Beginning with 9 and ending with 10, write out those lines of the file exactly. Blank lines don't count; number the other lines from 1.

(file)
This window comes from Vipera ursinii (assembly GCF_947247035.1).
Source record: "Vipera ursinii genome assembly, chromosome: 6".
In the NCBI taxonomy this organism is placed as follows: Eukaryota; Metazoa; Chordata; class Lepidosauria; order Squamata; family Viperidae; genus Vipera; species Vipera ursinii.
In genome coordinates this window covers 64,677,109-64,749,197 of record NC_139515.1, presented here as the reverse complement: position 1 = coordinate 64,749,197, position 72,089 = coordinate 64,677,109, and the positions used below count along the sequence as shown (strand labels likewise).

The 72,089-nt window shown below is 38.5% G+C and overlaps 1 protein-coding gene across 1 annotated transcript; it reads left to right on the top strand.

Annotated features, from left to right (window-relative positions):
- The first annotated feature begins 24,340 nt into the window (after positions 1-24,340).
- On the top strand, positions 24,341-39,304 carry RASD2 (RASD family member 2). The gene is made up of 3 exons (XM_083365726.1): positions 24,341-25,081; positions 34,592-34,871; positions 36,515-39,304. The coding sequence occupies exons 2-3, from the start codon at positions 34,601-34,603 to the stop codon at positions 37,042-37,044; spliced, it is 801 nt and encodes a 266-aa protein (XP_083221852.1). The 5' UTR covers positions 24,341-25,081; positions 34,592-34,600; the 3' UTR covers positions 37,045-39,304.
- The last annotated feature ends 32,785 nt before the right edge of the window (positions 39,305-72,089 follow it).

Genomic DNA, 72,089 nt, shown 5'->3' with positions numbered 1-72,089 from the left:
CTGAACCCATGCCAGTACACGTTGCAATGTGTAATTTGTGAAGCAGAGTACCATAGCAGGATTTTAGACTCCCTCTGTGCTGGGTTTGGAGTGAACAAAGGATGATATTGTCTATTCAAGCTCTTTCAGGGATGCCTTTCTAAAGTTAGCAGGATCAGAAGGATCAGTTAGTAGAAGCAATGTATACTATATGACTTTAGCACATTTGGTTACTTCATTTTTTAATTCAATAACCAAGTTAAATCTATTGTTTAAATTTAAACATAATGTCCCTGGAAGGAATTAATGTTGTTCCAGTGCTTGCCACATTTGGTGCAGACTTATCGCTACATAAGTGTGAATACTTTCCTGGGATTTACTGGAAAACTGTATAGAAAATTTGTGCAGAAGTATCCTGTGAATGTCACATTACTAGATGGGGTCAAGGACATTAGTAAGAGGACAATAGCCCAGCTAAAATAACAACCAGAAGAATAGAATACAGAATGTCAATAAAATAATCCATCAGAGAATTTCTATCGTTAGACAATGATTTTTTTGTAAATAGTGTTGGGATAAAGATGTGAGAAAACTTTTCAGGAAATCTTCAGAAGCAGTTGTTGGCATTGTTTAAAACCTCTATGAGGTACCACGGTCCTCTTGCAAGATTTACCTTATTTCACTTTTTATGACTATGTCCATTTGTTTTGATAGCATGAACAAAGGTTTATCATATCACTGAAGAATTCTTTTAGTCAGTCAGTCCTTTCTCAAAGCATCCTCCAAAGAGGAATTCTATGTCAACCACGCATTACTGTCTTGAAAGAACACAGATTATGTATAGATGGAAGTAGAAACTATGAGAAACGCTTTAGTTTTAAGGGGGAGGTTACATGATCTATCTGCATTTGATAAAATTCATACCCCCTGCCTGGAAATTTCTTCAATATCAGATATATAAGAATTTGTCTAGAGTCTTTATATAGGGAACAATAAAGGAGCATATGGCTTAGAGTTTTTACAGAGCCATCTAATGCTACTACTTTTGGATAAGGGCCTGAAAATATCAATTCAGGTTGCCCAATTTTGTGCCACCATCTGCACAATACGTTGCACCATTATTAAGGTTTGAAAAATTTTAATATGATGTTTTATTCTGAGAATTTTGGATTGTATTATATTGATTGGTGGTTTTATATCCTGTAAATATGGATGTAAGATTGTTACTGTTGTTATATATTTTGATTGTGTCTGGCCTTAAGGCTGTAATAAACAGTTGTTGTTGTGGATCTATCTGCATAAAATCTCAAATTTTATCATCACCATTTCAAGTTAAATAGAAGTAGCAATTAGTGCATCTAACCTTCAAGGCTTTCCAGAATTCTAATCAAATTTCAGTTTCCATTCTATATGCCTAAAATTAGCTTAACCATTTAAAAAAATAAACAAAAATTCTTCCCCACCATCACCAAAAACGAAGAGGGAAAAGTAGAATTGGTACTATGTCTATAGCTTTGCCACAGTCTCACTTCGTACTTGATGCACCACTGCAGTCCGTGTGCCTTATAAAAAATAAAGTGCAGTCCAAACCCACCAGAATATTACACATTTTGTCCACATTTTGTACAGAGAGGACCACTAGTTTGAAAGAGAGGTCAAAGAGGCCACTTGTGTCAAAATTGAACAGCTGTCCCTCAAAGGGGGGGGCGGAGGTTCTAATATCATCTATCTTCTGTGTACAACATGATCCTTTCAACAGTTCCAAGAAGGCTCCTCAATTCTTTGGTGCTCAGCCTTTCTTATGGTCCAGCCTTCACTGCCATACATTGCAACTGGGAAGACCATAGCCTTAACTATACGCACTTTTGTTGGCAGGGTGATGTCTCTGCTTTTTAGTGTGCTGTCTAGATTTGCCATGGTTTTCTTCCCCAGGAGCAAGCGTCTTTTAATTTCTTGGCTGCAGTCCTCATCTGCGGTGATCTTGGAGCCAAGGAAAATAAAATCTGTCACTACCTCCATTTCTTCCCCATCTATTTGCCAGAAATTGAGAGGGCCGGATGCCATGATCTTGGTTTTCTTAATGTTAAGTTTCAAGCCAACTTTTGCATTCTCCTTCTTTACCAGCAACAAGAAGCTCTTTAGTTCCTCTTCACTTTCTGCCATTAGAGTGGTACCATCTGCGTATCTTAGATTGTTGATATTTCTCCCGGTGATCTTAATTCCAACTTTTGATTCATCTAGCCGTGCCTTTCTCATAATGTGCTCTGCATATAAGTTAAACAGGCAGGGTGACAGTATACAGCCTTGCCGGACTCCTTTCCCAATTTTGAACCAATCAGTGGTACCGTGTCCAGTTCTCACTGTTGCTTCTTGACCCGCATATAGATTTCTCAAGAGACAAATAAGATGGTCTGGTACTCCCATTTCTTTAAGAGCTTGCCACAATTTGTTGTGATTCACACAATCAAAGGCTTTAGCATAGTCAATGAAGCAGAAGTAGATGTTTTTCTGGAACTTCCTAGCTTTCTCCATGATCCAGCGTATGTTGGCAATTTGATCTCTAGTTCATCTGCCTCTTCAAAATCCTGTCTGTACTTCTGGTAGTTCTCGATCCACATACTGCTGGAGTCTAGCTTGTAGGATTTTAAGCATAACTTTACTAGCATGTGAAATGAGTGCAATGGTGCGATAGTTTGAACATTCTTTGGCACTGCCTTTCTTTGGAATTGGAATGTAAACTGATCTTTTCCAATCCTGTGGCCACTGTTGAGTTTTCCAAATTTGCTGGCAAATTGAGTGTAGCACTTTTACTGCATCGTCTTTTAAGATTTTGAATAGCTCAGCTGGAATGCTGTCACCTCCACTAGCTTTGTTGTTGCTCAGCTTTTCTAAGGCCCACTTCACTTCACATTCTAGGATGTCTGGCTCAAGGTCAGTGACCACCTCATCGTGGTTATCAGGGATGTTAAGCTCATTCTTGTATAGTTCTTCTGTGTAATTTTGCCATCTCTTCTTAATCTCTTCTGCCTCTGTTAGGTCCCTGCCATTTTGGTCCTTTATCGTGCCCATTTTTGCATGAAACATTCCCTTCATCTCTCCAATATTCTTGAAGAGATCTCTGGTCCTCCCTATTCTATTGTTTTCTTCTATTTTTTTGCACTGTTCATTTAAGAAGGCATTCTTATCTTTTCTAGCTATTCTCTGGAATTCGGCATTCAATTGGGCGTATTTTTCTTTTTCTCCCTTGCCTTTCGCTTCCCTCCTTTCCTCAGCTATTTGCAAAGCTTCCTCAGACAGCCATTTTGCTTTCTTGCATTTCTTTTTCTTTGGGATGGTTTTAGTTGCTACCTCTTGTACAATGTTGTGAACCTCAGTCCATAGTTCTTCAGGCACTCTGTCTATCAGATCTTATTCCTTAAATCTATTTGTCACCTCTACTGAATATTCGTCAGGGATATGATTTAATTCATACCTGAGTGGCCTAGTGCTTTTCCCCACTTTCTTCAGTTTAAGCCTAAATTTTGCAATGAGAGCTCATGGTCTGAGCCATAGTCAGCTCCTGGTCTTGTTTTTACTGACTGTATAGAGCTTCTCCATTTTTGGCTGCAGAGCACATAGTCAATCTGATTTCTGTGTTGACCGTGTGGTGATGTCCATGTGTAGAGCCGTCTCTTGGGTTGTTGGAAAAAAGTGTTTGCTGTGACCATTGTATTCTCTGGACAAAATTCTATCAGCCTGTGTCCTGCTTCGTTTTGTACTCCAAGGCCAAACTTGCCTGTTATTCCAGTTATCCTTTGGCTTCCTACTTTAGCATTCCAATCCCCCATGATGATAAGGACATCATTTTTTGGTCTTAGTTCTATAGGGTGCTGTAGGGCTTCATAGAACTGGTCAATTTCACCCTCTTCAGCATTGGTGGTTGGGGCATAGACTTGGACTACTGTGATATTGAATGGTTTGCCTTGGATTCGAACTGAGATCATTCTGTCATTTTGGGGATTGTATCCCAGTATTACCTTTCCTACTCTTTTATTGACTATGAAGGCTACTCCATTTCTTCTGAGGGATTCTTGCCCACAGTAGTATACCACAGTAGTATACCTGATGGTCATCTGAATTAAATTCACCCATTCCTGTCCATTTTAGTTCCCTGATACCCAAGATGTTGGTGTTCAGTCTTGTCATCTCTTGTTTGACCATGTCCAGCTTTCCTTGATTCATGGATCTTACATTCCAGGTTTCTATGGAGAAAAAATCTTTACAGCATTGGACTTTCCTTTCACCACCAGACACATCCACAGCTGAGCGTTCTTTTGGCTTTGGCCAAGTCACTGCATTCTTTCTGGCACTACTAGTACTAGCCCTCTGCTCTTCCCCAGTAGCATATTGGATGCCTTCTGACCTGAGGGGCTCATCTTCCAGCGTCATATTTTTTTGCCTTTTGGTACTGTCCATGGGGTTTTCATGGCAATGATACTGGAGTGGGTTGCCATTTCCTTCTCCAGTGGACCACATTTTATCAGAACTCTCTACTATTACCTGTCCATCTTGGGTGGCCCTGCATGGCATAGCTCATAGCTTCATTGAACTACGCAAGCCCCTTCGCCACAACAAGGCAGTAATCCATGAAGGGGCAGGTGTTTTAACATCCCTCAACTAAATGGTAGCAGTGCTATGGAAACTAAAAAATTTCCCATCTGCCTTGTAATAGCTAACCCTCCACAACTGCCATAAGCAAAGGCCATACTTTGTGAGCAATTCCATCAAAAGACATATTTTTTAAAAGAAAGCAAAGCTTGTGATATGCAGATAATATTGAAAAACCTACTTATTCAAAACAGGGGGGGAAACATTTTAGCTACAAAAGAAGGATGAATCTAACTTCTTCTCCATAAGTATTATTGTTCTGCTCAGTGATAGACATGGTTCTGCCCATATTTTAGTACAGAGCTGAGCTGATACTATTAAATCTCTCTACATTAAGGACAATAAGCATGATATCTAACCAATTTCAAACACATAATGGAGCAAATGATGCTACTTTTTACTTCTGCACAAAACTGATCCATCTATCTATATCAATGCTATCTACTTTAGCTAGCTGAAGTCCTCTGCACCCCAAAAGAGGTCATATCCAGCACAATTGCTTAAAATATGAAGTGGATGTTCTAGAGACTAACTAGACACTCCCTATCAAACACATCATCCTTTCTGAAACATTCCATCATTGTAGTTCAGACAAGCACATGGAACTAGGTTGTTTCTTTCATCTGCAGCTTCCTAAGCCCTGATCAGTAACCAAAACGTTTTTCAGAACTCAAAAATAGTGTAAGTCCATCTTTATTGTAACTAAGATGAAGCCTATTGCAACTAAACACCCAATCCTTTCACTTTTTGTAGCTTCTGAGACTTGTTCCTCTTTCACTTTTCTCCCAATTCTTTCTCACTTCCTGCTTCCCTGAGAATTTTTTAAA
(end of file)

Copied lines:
- The last annotated feature ends 32,785 nt before the right edge of the window (positions 39,305-72,089 follow it).

Genomic DNA, 72,089 nt, shown 5'->3' with positions numbered 1-72,089 from the left: